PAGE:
An example of the consequences of the reuse of DSCDMA codes with respect to localization is illustrated in Fig. 3a. This figure shows two sensor motes, “5” and “6,” that are both using ID \(I_{\mathcal {L}}\). A third sensor mote (“7”) is using ID \(I_{\mathcal {K}}\). Because the sensor motes can differentiate only between different DSCDMA codes and not between different sensor motes that are using the same code, sensor mote “7” measures two distances that cannot be related to sensor motes “5” and “6.” More precisely, sensor mote “7” measures \(\mathcal {M}_{7} = \left \lbrace m^{1}_{7} m^{2}_{7} \right \rbrace \) (realizations of the RVs contained in \(\mathcal {D}_{7} = \{ d_{5\rightarrow 7}d_{6\rightarrow 7} \}\)), and before offline localization can be performed, the mapping between these measurements and sensors “5” and “6” needs to be estimated.
Consequently, classical localization methods, which do not consider application scenarios with transmit ambiguities—such as [3, 6, 7], which use semidefinite programming, or [11], which uses a linearized leastsquares approach—cannot be used without first applying algorithms to resolve the TARP such as those presented in this work.
3 Graph representation and graph problem formulation
In this section, a graphtheoretical formulation of the problem resulting from DSCDMA code reuse is given. Moreover, a detailed analysis of the problem’s properties, which will be exploited in Section 4, is presented.
The following description utilizes the particular properties of a type of graph whose instances are henceforth called ambiguity graphs. Such a graph is denoted by \(\mathcal {G} = (\mathcal {V},\mathcal {E},\mathcal {W})\), and its components, i.e., the vertex set, edge set and weight function, are defined in the following.
Every vertex of the ambiguity graph is uniquely identified by the notation v_{i,j}(l,r), where i and j refer to agents i and j and l and r refer to their respective lth and rth measurements. Therefore, the vertex v_{i,j}(l,r) refers to the RVs (d_{j→i},d_{i→j}) and their potential realization given by the measurements \(\left (m_{i}^{l},m_{j}^{r} \right)\). In the following, this relation is denoted by \(v_{i,j}(l,r) \overset {\text {ref.}}{\sim } \left (m_{i}^{l},m_{j}^{r} \right)\). Moreover, this vertex has a weight, which corresponds to the likelihood that the measurements \(m_{i}^{l}\) and \(m_{j}^{r}\) were both measured between agents i and j. This section describes how this weight is calculated and presents the definition of the edges of this graph.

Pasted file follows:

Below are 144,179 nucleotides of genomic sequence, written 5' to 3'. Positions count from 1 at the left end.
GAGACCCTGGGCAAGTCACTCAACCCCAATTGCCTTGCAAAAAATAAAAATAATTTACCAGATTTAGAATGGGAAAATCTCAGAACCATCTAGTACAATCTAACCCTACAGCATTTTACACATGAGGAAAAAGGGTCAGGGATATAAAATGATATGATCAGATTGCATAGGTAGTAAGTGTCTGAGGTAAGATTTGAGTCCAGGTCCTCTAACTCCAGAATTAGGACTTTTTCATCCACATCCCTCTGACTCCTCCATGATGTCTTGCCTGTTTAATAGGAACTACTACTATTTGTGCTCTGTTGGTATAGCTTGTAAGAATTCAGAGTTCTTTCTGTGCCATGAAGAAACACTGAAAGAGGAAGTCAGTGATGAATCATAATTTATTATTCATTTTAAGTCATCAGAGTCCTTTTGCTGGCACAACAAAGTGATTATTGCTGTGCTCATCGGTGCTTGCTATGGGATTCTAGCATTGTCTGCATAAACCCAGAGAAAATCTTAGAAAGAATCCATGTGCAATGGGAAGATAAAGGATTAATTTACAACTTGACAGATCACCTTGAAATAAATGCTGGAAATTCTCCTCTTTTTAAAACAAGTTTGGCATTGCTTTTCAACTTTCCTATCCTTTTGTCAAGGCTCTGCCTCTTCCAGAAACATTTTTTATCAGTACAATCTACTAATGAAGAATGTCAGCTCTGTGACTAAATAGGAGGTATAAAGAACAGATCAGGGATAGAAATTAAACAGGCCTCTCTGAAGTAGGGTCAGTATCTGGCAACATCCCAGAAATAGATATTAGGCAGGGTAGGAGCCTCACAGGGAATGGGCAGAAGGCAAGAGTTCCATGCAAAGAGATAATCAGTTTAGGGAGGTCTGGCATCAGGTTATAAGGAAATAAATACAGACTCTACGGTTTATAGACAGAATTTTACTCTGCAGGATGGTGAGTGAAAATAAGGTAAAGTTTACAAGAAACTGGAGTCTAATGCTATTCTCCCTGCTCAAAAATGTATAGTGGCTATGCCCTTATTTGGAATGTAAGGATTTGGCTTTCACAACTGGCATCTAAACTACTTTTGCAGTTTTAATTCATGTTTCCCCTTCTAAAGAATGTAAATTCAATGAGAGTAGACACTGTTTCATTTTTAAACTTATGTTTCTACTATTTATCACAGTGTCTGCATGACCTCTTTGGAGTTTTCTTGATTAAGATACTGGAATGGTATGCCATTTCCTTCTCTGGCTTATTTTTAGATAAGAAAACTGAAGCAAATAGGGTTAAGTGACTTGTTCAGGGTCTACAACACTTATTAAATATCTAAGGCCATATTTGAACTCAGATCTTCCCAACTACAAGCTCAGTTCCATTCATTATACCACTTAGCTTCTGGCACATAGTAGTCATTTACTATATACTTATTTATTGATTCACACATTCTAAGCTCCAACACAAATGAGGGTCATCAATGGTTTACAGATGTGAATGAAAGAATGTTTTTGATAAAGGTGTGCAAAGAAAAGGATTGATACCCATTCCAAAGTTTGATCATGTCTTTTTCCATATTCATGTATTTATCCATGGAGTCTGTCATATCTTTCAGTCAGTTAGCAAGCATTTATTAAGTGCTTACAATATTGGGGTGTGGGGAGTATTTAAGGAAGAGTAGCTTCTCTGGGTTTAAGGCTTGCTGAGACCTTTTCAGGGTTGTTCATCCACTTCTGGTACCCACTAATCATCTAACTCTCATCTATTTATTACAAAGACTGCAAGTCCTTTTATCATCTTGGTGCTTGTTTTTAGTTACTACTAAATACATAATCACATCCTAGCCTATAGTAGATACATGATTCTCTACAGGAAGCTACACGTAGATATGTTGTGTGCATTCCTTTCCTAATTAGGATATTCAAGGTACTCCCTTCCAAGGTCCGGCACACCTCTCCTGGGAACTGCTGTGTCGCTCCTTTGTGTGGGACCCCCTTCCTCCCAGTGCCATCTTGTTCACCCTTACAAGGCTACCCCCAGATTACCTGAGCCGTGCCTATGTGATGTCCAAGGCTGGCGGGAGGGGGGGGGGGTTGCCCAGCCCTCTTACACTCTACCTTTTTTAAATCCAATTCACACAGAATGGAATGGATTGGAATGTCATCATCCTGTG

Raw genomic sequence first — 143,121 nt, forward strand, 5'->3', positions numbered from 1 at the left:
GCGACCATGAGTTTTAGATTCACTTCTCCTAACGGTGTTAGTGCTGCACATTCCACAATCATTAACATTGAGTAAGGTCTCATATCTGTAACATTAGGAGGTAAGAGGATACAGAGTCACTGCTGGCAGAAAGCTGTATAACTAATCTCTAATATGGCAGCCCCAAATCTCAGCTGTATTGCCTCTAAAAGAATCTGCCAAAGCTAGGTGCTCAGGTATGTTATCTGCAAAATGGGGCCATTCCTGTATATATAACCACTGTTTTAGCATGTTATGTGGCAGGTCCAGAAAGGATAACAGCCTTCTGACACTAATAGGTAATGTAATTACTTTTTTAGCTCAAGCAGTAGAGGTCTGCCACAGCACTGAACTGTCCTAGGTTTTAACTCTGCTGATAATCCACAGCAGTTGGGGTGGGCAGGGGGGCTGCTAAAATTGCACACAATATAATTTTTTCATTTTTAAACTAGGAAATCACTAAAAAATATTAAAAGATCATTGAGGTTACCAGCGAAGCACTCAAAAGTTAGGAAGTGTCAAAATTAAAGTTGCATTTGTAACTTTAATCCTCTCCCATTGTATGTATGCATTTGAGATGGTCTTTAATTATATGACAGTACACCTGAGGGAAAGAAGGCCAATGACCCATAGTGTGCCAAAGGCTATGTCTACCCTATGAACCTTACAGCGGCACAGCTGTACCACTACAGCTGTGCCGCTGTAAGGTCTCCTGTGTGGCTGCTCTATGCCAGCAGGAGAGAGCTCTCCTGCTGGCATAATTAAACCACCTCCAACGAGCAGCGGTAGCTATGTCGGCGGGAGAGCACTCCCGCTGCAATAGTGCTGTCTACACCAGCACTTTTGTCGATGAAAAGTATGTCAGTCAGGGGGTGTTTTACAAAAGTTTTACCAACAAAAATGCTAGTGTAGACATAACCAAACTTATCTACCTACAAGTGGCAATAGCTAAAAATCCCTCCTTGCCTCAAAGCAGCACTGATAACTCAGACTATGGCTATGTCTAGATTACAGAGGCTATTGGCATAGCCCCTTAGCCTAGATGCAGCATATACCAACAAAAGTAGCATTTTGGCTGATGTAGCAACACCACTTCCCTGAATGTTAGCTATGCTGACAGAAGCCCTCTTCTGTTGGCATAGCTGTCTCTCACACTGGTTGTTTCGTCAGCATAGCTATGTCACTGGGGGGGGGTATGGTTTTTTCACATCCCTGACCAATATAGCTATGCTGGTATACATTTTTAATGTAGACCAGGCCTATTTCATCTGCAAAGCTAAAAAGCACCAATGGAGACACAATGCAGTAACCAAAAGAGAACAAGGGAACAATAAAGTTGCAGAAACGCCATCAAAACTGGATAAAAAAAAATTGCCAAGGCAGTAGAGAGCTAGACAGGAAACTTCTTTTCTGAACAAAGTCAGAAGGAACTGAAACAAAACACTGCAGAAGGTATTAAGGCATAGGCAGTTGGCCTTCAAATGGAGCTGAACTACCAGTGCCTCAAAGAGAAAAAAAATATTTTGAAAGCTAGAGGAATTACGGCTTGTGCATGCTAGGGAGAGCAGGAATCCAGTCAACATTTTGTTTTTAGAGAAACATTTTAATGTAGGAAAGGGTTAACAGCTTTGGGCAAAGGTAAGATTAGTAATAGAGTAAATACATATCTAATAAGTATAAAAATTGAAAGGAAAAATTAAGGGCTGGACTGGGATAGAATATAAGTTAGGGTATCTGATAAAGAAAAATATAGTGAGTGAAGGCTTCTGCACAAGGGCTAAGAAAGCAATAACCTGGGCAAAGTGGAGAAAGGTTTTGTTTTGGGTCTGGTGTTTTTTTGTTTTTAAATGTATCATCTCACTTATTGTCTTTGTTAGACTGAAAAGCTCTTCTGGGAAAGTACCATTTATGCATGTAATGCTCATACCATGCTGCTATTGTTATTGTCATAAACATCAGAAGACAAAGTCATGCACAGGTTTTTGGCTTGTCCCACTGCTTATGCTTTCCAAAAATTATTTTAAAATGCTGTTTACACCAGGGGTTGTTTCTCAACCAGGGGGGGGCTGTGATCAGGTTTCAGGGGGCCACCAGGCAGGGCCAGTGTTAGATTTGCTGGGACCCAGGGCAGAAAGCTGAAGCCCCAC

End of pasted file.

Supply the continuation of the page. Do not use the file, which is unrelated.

Example 2
A simple example of an ambiguity graph for a network is shown in Fig. 3a. For simplicity, a linear index v_{ k } is used to denote the vertices of the ambiguity graph. The relationship between this linear notation and the v_{i,j}(l,r) notation is as follows: v_{1}=v_{5,7}(1,1), which relates to \(\left (m_{5}^{1}, m_{7}^{1} \right)\); v_{2}=v_{5,7}(1,2), which relates to \(\left (m_{5}^{1}, m_{7}^{2} \right)\); v_{3}=v_{6,7}(1,1), which relates to \(\left (m_{7}^{1}, m_{6}^{1} \right)\); and v_{4}=v_{6,7}(1,2), which relates to \(\left (m_{6}^{1}, m_{7}^{2} \right)\). With this shorthand notation, the edge and vertex sets for this example are given as follows: \(\mathcal {E}_{1,a}(5,1) = \{(v_{1},v_{2})\}\), \(\mathcal {E}_{1,a}(6,1) = \{(v_{3},v_{4})\}\), \(\mathcal {E}_{1,b}(7,1) = \{(v_{1},v_{3})\}\), \(\mathcal {E}_{1,b}(7,2) = \{(v_{2},v_{4})\}\), \(\mathcal {E}_{2}(5,7) = \{(v_{1},v_{2})\}\), \(\mathcal {E}_{2}(6,7) = \{(v_{3},v_{4})\}\), \(\mathcal {V}_{1,a}(5,1) = \{v_{1},v_{2}\}\), \(\mathcal {V}_{1,a}(6,1) = \{v_{2},v_{4}\}\), \(\mathcal {V}_{1,b}(7,1) = \{v_{1},v_{3}\}\), \(\mathcal {V}_{1,b}(7,2) = \{v_{2},v_{4}\}\), \(\mathcal {V}_{2}(5,7) = \{v_{1},v_{2}\}\), and \(\mathcal {V}_{2}(6,7) = \{v_{3},v_{4}\}\).